Hackers have doubled the number of cyber attacks against South Africans as the expansion of Internet access brings more people online.
This is according to cybersecurity firm Kaspersky Lab, which has been tracking the number of attacks through its antivirus network.
“These statistics state that the number of attacks on South Africa increased from 25m in all 2014 to 81,6m in 2015, until mid-November,” said Mohammad Amin Hasbini, senior security researcher of the Global Research and Analysis team at Kaspersky Lab.
He said that the increase could be attributed to increasing numbers of people gaining access to the Internet.
“Such numbers are extreme compared to other regions, while this could be considered as a result of accelerated IT and internet adoption growth in the market, it is also an alert to users and companies about the increased interest of cyber criminals in South African assets.”
Security company Fortinet found that hackers had increased their targeting of local companies by utilising ransomware hidden in legitimate-looking e-mails.
However, few South African companies are willing to make public the nature and scale of attacks.
“There is no specific number for the organisations that were hacked in South Africa, as this is usually information only available to the government itself,” said Hasbini.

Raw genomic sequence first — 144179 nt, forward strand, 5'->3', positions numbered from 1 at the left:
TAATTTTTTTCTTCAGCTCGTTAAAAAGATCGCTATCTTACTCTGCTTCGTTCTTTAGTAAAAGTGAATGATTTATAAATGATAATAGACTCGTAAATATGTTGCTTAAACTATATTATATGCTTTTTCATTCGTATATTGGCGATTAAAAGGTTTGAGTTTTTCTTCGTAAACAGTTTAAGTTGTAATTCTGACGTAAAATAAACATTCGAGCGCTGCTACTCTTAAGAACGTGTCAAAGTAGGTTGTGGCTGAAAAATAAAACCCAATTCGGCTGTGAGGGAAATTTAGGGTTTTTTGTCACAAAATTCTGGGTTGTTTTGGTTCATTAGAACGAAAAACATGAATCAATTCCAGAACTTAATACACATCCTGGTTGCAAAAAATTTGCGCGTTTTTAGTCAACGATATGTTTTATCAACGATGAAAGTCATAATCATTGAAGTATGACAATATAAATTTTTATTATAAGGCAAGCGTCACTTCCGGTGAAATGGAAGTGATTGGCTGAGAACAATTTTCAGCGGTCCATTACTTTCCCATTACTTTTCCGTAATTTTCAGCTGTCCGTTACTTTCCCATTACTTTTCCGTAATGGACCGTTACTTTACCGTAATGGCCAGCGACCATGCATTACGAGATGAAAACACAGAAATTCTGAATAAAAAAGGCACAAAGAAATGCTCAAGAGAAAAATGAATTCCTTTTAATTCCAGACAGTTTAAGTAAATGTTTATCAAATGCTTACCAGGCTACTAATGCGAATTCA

“In line with this … the Protection of Personal Information (Popi) Act could potentially be fully functional by 2017, which then legally forces companies inside South Africa to share information on breaches they face with the government,” he added.
Kaspersky said that attackers were divided into categories depending on whether they were motivated by financial, espionage, political or reputational demands.
For example, hacker group Impact Team, which carried out the Ashley Madison attack earlier this year, demanded that parent company Avid Life Media remove the fee to delete personal details on the site.
But Hasbini argued that identifying an attacker’s motivation was a difficult process.
“There is no way to identify the goal of the attackers until an investigation happens. Malware gets analysed and reverse engineered, and then the goals of the attacks could be identified as either financial, reputational, intellectual property, intelligence or spying.”
Kaspersky recently co-operated with Interpol to uncover a hack into banks that resulted in thieves stealing up to US$1bn from 100 financial institutions.
Hasbini said that companies should investigate all data leaks, as they may potentially signal a security threat.
“Businesses should avoid any type of data leak and investigate them when they happen, regardless of current data significance.” — Fin24